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Sports in the 1920s Essay

Sports went through many changes in the time period known as the “Roaring Twenties.” Some sports were just starting out; others were broadening their horizons, while others were simply becoming more popular. New heroes were emerging in sports, new teams, and even new leagues.

Although there were many greats in the 1920s, without a doubt, George “Babe” Ruth was the first and most famous out of all the heroes presented in this time. Ruth changed the whole game of baseball. Ruth was traded to the Yankees from the Red Sox on January 3, 1920 for $125,000. This was more than double the highest price paid for a player. The country had just come out of war, and the basic morale was low. Sports however, lightened the spirits of Americans. More and more people began attending sporting events. New, and more permanent, baseball stadiums had to be built to hold the volume of people that came to each game.

Also, with games now beginning to be broadcast on radio, people could stay in the comfort of their own home and listen to their favorite team. Ruth, among others, came at a time when the country was looking for, and needed heroes, and the new commercial radio stations of the 1920s (KDKA for example), gave people more access to them. Many people began to admire athletes such as the boxer Jack Dempsey, or golfers Bobby Jones and Walter Hagan, and other baseball players like Lou Gehrig and Ty Cobb. The country was in desperate need of distractions from the pain and suffering that had gone on during the war, and these men provided it.

Until 1926, there was no professional football, only college. There was but one football player, in most football spectator’s eyes, Harold “Red” Grange. He was quoted as being “three or four men and a horse rolled into one.” “He [was] Jack Dempsey, Babe Ruth, Al Jolson, Paavo Nurmi and Man o’ War.” Jolson was an accomplished Jazz singer of the time, Nurmi was the finest runner in the world in the 1920s, and Man o’ War was the legendary racehorse of the 1920s. Red Grange was thought to be the greatest football player of all time, and when the public learned that he would be graduating college soon, thus not playing football anymore, they were very disappointed. Not wanting to upset his fans, Grange’s agent, Charles G. “Cash & Carry” Pyle, formed the first professional football league around him. If there hadn’t been a Red Grange, the NFL might not have been formed for quite some time.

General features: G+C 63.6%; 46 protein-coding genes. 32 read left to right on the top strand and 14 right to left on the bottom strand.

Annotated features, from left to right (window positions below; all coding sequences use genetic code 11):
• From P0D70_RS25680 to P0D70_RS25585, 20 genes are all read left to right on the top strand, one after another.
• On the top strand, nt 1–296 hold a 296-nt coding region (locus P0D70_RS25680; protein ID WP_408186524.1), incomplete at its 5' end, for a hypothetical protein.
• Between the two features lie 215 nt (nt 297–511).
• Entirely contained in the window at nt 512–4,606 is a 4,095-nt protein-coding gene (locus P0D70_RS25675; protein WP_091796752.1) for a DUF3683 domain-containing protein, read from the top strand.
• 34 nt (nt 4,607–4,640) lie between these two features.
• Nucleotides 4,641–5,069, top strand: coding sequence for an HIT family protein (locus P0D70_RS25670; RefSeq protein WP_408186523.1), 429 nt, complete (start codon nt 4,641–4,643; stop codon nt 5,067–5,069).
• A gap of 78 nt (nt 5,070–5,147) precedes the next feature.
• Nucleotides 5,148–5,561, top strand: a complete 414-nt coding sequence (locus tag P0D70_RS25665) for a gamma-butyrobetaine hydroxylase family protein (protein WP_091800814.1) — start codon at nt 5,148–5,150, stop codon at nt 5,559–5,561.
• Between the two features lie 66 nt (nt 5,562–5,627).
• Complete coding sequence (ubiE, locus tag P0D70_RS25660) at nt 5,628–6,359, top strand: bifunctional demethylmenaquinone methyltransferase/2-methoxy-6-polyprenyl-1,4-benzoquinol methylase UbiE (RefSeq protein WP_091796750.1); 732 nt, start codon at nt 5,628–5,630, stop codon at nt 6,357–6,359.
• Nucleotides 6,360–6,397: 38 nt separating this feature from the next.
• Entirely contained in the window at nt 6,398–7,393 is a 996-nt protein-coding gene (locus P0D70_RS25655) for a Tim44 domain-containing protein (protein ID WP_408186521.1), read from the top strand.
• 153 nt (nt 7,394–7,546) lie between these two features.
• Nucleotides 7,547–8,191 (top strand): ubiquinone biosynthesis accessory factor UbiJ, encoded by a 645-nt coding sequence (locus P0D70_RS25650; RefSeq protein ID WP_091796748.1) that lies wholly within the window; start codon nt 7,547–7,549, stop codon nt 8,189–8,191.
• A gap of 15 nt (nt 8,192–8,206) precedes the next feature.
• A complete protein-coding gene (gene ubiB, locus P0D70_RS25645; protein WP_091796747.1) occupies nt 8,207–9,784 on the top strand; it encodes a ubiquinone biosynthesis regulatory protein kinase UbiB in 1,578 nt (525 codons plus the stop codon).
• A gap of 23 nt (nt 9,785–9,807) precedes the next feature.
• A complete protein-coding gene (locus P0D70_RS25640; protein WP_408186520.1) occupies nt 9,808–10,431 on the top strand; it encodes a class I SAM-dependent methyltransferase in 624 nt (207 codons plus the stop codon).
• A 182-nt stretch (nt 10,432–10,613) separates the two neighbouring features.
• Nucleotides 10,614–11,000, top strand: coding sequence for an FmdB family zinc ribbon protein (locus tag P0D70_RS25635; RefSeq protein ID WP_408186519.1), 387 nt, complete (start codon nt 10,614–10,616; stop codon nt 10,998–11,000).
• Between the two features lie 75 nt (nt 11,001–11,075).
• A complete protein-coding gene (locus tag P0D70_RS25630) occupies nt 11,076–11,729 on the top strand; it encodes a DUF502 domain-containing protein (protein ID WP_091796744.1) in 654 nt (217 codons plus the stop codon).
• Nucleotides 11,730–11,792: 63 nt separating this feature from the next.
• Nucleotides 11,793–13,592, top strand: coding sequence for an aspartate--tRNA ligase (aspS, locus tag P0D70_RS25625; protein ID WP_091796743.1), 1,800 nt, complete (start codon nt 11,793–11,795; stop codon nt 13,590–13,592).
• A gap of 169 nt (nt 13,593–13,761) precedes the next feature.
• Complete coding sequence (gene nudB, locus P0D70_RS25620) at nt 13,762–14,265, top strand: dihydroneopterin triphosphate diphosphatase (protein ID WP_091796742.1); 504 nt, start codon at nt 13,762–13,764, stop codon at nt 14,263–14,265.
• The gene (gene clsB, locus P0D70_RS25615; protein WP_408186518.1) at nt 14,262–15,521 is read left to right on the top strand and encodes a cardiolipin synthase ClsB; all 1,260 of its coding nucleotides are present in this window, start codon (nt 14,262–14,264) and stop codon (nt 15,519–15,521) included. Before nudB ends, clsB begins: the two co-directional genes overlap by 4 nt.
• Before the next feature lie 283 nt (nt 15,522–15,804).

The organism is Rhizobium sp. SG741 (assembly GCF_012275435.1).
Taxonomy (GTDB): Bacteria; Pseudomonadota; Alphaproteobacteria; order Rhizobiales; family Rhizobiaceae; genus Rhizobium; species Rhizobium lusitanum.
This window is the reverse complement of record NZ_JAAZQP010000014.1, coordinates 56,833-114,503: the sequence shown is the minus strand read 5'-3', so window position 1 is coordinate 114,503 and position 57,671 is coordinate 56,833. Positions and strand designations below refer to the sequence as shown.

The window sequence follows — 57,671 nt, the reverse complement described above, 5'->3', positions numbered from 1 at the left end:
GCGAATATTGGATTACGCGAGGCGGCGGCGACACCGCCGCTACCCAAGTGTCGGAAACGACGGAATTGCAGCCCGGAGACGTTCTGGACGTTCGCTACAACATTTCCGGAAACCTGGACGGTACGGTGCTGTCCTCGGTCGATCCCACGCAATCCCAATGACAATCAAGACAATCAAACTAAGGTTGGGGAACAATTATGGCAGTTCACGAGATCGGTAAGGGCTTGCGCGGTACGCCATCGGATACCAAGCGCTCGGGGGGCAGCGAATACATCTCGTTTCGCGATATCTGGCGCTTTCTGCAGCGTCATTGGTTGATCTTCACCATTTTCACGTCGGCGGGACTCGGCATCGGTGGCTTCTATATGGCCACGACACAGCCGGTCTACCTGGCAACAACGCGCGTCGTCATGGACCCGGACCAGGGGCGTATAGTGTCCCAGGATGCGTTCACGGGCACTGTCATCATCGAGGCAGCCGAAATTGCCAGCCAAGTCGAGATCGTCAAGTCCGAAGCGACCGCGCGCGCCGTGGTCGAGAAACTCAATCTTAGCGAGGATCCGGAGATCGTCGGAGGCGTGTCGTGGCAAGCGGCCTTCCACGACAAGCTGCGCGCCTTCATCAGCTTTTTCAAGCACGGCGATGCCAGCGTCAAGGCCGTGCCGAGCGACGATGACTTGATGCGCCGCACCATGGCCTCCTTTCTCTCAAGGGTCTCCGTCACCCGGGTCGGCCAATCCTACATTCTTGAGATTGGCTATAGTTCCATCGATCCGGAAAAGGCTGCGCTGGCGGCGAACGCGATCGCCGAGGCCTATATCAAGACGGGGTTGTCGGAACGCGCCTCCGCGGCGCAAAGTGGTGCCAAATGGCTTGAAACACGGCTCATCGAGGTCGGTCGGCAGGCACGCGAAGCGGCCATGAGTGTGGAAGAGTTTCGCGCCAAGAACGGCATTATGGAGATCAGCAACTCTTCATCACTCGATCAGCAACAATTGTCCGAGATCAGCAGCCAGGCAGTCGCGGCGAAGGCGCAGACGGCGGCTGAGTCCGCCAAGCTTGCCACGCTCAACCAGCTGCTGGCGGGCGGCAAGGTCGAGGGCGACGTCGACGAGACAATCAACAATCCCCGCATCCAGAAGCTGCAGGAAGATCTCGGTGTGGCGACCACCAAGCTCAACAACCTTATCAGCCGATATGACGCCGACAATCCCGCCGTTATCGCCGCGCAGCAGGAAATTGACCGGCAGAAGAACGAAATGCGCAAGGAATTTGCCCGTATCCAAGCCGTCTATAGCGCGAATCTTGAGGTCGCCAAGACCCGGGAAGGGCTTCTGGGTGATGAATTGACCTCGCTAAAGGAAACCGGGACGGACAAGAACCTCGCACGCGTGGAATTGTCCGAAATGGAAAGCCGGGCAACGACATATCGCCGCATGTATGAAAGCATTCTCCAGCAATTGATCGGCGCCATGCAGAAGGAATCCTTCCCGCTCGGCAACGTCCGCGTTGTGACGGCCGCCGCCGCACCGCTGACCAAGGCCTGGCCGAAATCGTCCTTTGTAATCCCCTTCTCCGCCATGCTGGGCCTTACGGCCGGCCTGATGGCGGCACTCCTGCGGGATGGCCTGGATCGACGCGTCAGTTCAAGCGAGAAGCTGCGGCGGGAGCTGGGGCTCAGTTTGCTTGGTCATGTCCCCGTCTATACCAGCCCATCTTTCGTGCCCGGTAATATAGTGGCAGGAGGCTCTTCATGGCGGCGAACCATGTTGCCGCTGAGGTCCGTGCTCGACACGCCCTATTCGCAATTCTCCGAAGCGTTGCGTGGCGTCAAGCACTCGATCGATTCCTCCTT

Golf, at the time was mostly a European sport, not too many Americans had the time, or money to play golf. One man began to bring the game to America, Walter Hagan. In 1921 he became the first American-born professional golfer to win the PGA Championship, and a mere nine months later, he also became the first American-born professional golfer to win the British Open. Hagan was able to bring the appeal of golf to more Americans by defeating the British and bringing two Championships home. Bobby Jones also contributed to the popularity of golf. Although he was a great deal younger than Hagan, most people were attracted to his game because he was so young.

In 1923 he won the US Open, his 1st major golf championship, as an amateur. Also, in 1926, Jones became the first golfer to win both the US and British Open in the same year. With Jones and Hagan sweeping the tournaments, golf was rapidly becoming one of the country’s more popular games. Although golf, before their time, was reserved for the wealthy, many people began to have enough money to play because the economy was doing so well. In fact, most of the twenties were very profitable for many, but that all ended in October of 1929 with the crash. Nonetheless, Jones and Hagan paved the way for years of great American golfers to come.

Just about every sport in the 1920s expanded in one way or another by the end of the decade. As people’s income was rising, therefore having more money to spend on luxuries, the attendance for sporting events also began to increase. Popularity of the games and ways for the media to tell what was going on were growing as well. In fact, the 1920s was proclaimed “The Golden Age of Sports.”

Bibliography:

Sports Illustrated: 20th Century Sports: Images of Greatness, © 1999 Total/ SPORTS

ILLUSTRATED

ESPN: Sports Century, © 1999, ESPN, Inc.

http://www.kcstar.com/sports/history/aprsup.htm


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